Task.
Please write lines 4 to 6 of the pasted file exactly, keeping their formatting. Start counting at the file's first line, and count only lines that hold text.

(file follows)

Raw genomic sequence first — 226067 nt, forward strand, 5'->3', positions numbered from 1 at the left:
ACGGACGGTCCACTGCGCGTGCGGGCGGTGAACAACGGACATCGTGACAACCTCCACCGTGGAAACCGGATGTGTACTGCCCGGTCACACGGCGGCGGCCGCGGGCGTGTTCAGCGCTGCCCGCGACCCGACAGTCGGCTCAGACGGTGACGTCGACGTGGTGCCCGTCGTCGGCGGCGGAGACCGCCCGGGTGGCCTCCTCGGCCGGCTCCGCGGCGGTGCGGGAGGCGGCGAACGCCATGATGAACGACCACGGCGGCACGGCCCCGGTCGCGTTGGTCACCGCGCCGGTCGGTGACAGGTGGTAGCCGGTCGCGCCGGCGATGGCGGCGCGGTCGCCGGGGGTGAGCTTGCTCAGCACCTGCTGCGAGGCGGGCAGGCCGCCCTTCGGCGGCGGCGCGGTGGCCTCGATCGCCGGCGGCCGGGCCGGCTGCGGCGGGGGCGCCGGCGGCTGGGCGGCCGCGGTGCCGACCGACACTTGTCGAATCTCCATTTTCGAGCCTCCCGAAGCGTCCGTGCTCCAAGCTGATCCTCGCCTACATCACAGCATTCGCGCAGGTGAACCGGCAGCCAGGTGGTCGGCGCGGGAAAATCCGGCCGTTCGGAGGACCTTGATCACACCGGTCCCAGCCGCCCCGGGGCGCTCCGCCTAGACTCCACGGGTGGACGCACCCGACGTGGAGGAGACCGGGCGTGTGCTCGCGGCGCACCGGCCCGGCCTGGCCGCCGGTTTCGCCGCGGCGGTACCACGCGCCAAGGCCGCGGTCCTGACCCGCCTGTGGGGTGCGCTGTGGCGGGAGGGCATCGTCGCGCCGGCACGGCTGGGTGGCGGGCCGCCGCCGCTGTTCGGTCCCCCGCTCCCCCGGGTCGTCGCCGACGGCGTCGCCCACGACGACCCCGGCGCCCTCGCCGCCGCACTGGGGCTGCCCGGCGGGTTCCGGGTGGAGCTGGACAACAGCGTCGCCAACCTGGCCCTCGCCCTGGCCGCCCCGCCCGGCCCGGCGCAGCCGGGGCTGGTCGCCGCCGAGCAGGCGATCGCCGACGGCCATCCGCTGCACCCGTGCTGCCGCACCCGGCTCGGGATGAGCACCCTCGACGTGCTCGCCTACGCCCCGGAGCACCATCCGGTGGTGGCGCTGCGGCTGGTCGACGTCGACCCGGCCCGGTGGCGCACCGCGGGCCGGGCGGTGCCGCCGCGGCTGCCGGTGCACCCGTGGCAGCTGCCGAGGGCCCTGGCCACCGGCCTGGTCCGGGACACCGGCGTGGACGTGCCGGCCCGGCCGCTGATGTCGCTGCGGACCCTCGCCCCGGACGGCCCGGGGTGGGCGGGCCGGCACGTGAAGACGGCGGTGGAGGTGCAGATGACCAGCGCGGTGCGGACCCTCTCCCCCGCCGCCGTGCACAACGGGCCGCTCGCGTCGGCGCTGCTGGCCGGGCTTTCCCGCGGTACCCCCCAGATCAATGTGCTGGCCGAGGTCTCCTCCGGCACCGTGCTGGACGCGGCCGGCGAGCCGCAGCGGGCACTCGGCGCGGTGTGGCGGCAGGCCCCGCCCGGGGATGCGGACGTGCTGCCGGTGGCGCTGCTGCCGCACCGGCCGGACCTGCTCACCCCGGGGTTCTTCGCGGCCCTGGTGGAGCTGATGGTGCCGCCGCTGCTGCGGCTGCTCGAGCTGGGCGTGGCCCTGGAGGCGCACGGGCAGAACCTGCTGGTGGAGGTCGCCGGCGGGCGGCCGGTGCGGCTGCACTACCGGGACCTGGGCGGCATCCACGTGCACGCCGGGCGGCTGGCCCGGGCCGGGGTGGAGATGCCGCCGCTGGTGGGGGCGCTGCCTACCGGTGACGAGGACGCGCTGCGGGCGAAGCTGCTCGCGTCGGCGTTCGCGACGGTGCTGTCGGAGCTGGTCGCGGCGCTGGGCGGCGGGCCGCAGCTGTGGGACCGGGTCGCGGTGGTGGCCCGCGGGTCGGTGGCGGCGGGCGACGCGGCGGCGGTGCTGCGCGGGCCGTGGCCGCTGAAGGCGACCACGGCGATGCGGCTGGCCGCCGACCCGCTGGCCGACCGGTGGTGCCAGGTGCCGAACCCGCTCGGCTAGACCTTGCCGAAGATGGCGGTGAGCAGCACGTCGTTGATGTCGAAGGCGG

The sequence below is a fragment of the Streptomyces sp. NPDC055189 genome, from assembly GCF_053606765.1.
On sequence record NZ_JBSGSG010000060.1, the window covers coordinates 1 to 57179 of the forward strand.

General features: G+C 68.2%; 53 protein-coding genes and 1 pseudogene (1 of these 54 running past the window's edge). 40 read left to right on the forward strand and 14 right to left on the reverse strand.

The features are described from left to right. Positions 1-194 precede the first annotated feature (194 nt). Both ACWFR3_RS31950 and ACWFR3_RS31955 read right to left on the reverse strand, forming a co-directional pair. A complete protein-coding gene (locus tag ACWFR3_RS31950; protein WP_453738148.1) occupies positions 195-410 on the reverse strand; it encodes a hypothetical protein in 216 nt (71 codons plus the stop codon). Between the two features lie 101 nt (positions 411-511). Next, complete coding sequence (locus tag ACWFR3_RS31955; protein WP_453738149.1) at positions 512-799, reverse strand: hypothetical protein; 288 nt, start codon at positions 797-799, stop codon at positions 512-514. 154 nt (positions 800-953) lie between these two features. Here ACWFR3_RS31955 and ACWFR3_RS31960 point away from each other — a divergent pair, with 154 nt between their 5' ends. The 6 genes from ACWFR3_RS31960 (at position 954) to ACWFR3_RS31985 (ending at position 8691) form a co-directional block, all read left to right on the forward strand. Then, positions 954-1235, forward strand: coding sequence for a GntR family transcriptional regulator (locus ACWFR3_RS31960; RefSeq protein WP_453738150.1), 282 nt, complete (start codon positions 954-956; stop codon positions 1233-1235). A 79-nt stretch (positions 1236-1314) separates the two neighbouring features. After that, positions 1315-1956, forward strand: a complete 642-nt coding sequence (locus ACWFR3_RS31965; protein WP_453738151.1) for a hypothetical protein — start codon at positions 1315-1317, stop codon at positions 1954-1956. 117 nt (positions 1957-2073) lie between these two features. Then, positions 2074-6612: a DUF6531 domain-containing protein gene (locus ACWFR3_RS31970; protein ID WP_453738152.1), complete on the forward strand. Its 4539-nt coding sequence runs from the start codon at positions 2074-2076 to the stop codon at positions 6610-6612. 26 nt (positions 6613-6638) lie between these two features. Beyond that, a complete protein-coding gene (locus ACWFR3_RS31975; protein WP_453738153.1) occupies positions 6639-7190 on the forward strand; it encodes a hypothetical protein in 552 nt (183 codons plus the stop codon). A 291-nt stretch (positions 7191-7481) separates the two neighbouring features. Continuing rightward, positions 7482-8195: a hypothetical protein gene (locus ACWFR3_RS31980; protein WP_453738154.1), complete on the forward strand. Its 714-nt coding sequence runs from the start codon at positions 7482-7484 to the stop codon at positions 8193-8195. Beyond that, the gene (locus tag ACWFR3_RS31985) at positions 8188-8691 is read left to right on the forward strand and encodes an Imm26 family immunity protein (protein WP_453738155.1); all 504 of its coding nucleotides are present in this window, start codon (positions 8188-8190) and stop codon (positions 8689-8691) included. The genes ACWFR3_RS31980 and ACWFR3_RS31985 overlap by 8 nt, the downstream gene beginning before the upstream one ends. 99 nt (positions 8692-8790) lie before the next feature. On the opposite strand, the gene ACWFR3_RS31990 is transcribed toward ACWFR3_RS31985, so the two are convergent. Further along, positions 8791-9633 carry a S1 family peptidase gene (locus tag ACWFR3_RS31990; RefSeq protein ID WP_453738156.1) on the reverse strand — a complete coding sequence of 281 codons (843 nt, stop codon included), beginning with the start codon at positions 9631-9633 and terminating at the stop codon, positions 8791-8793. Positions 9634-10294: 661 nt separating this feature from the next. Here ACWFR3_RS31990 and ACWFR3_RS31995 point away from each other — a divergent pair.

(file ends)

On sequence record NZ_JBSGSG010000060.1, the window covers coordinates 1 to 57179 of the forward strand.

General features: G+C 68.2%; 53 protein-coding genes and 1 pseudogene (1 of these 54 running past the window's edge). 40 read left to right on the forward strand and 14 right to left on the reverse strand.

The features are described from left to right. Positions 1-194 precede the first annotated feature (194 nt). Both ACWFR3_RS31950 and ACWFR3_RS31955 read right to left on the reverse strand, forming a co-directional pair. A complete protein-coding gene (locus tag ACWFR3_RS31950; protein WP_453738148.1) occupies positions 195-410 on the reverse strand; it encodes a hypothetical protein in 216 nt (71 codons plus the stop codon). Between the two features lie 101 nt (positions 411-511). Next, complete coding sequence (locus tag ACWFR3_RS31955; protein WP_453738149.1) at positions 512-799, reverse strand: hypothetical protein; 288 nt, start codon at positions 797-799, stop codon at positions 512-514. 154 nt (positions 800-953) lie between these two features. Here ACWFR3_RS31955 and ACWFR3_RS31960 point away from each other — a divergent pair, with 154 nt between their 5' ends. The 6 genes from ACWFR3_RS31960 (at position 954) to ACWFR3_RS31985 (ending at position 8691) form a co-directional block, all read left to right on the forward strand. Then, positions 954-1235, forward strand: coding sequence for a GntR family transcriptional regulator (locus ACWFR3_RS31960; RefSeq protein WP_453738150.1), 282 nt, complete (start codon positions 954-956; stop codon positions 1233-1235). A 79-nt stretch (positions 1236-1314) separates the two neighbouring features. After that, positions 1315-1956, forward strand: a complete 642-nt coding sequence (locus ACWFR3_RS31965; protein WP_453738151.1) for a hypothetical protein — start codon at positions 1315-1317, stop codon at positions 1954-1956. 117 nt (positions 1957-2073) lie between these two features. Then, positions 2074-6612: a DUF6531 domain-containing protein gene (locus ACWFR3_RS31970; protein ID WP_453738152.1), complete on the forward strand. Its 4539-nt coding sequence runs from the start codon at positions 2074-2076 to the stop codon at positions 6610-6612. 26 nt (positions 6613-6638) lie between these two features. Beyond that, a complete protein-coding gene (locus ACWFR3_RS31975; protein WP_453738153.1) occupies positions 6639-7190 on the forward strand; it encodes a hypothetical protein in 552 nt (183 codons plus the stop codon). A 291-nt stretch (positions 7191-7481) separates the two neighbouring features. Continuing rightward, positions 7482-8195: a hypothetical protein gene (locus ACWFR3_RS31980; protein WP_453738154.1), complete on the forward strand. Its 714-nt coding sequence runs from the start codon at positions 7482-7484 to the stop codon at positions 8193-8195. Beyond that, the gene (locus tag ACWFR3_RS31985) at positions 8188-8691 is read left to right on the forward strand and encodes an Imm26 family immunity protein (protein WP_453738155.1); all 504 of its coding nucleotides are present in this window, start codon (positions 8188-8190) and stop codon (positions 8689-8691) included. The genes ACWFR3_RS31980 and ACWFR3_RS31985 overlap by 8 nt, the downstream gene beginning before the upstream one ends. 99 nt (positions 8692-8790) lie before the next feature. On the opposite strand, the gene ACWFR3_RS31990 is transcribed toward ACWFR3_RS31985, so the two are convergent. Further along, positions 8791-9633 carry a S1 family peptidase gene (locus tag ACWFR3_RS31990; RefSeq protein ID WP_453738156.1) on the reverse strand — a complete coding sequence of 281 codons (843 nt, stop codon included), beginning with the start codon at positions 9631-9633 and terminating at the stop codon, positions 8791-8793. Positions 9634-10294: 661 nt separating this feature from the next. Here ACWFR3_RS31990 and ACWFR3_RS31995 point away from each other — a divergent pair.